Bakersfield doctor offers ChromaGen lenses that help treat dyslexia
FRESNO, Calif. (KFSN) -- A revolutionary way to make glasses and contact lenses could help treat the reading problem known as dyslexia. Dyslexia can take months or even years to diagnose. A child can struggle in school, and still find a way to cope with the reading difficulty, delaying a chance for diagnosis.
Bakersfield Optometrist Dr. Joseph Figazo offers a possible solution to vision problems that can be associated with dyslexia.
ChromaGen lenses have been used in England and Europe for over 20 years. But now the technology has been cleared by the Food and Drug Administration and doctors in the U.S. are prescribing ChromaGen lenses to help treat dyslexia.
Some people with dyslexia say words seem to float off the page or go out of focus ChromaGen glasses or contact lenses are custom made with a system of 16 tinted filters. The colored lenses adjust the wavelength of light entering the eye.
The company says when the wavelengths are adjusted for dyslexic reader's text becomes clear and the words stop moving. Dr. Figazolo changes the colored filters in the test glasses, to find the pair that makes the most difference for the patient. Often the colors are different for each eye.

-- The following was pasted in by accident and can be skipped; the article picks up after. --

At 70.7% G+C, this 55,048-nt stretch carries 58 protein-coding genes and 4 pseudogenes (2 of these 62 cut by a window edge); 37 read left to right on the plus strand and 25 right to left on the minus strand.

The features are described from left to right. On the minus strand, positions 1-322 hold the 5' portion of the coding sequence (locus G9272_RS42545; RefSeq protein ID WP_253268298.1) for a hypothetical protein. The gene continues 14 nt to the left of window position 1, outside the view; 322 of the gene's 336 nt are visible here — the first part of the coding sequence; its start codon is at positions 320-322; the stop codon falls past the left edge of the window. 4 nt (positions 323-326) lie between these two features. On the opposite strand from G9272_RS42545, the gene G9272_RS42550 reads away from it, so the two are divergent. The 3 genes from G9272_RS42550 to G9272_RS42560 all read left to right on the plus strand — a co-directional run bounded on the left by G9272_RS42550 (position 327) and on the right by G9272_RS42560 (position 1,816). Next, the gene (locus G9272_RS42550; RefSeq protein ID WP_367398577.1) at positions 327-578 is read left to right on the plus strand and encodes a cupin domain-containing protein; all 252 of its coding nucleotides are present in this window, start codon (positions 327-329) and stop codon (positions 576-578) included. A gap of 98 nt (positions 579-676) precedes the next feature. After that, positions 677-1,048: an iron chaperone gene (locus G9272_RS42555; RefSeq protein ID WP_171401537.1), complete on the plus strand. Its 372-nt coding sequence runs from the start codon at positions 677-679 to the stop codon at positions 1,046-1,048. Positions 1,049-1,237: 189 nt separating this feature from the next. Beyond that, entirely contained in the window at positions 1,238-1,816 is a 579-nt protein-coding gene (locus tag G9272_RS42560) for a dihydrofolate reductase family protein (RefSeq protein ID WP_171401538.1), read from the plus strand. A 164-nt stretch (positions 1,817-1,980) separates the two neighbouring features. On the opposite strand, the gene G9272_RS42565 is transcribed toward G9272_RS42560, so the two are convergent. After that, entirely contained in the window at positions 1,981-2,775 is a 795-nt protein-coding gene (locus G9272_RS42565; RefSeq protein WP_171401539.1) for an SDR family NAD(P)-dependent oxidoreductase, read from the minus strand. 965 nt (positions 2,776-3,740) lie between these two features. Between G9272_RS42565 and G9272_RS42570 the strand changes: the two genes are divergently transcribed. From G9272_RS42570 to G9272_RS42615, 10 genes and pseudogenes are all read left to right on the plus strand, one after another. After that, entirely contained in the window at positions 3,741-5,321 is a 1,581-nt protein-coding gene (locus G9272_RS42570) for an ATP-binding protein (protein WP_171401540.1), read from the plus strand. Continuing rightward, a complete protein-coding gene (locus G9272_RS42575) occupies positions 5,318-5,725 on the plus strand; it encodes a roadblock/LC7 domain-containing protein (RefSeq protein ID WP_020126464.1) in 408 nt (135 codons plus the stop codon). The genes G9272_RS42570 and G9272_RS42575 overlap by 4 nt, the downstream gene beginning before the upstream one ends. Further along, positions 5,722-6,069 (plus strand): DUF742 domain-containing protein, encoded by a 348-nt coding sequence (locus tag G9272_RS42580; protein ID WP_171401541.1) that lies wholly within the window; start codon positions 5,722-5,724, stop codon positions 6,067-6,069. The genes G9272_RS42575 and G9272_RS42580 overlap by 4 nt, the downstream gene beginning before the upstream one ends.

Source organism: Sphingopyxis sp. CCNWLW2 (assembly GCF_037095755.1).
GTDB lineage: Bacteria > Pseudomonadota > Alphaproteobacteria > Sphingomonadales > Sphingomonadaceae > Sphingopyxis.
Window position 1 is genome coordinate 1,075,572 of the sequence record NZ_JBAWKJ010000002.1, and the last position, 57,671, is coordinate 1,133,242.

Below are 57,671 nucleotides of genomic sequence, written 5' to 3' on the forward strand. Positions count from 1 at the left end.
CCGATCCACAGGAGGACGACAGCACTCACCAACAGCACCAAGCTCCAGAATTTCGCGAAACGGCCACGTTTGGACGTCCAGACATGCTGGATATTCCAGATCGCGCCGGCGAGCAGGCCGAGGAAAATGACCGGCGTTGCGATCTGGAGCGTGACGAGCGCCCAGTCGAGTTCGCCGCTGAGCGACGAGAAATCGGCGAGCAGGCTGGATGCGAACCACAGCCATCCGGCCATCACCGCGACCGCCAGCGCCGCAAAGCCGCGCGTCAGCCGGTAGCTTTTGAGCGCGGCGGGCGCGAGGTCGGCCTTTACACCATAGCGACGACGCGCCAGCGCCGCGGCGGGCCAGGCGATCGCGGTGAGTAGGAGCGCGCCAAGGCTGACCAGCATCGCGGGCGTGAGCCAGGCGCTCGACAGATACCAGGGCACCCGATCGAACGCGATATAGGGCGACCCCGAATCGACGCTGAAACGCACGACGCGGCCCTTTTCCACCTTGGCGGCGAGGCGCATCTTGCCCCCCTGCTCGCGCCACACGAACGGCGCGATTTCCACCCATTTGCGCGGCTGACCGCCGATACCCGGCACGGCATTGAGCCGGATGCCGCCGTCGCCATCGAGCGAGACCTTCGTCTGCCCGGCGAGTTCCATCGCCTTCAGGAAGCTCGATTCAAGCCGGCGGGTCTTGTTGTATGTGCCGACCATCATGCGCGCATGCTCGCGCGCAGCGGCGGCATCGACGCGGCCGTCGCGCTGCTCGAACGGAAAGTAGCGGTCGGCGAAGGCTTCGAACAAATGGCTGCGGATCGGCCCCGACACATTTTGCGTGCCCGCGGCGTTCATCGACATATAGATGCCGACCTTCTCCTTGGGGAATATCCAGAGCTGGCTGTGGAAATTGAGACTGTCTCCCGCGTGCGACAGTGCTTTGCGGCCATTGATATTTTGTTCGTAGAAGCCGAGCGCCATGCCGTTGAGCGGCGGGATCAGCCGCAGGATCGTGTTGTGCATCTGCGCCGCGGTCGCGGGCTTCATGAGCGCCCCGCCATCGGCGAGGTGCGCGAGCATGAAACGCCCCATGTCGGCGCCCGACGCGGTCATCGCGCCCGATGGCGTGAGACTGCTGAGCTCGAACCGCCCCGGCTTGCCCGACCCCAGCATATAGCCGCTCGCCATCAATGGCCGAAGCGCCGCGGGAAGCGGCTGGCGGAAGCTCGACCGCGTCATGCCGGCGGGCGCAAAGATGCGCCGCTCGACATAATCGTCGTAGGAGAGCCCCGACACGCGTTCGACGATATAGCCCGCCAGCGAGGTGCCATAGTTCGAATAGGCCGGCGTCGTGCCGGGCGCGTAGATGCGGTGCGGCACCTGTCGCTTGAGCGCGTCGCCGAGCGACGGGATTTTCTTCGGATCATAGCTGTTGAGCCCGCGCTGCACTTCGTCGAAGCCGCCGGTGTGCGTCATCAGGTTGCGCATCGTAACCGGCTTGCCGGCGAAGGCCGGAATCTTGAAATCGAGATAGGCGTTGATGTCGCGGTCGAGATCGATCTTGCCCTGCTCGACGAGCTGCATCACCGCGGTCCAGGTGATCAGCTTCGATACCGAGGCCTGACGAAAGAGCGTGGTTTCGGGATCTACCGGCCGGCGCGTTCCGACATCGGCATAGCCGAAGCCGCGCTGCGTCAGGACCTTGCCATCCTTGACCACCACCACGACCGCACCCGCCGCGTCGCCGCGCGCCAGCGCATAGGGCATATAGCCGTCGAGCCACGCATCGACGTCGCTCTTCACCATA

Seven-year-old Nathan was able to pick up the pace of his reading after a trying a few lenses. Dr. Figazolo said he's seen dramatic changes with his patients.
"The results speak for themselves. When the kid starts doing better on their tests, bringing home good grades feeling better about themselves, it works," Dr. Figazolo said.
After Dr. Figazolo tests the patient and determines a ChromaGen prescription, the patient can choose any frame. The lenses are made in a lab in Illinois and the patient gets them in about a week.
Lenses like ChromaGen are being closely watched by centers like Learning RX in Northeast Fresno. Learning RX Director Renee Bautista-Guill said overcoming reading problems like dyslexia must include training the brain. The exercises tap into the ability to dissect the sounds of letters and store them into memory. Bautista-Guill said cognitive training is backed by studies, and wonders about the data on CromaGen lenses.
"I don't know that there's a lot of scientific based data behind the lenses yet. Not to say, they're new, they're out. Maybe they can help some people. Maybe they won't help others," Renee Bautista-Guill said. But Dr. Figazolo says his patients see a life-changing difference.
The lenses are $900 plus the cost of frames. The ChromaGen tint can also be added to contact lenses. Medical or vision-care insurance can cover part of the cost. Dr. Figazolo says for his patients seeing the words clearly are success.
The company is already working on the next generation of ChromaGen Lenses to make improvements. The doctor says, he's seeing a growing number of adult patients who are finally finding relief from vision problems associated with dyslexia.
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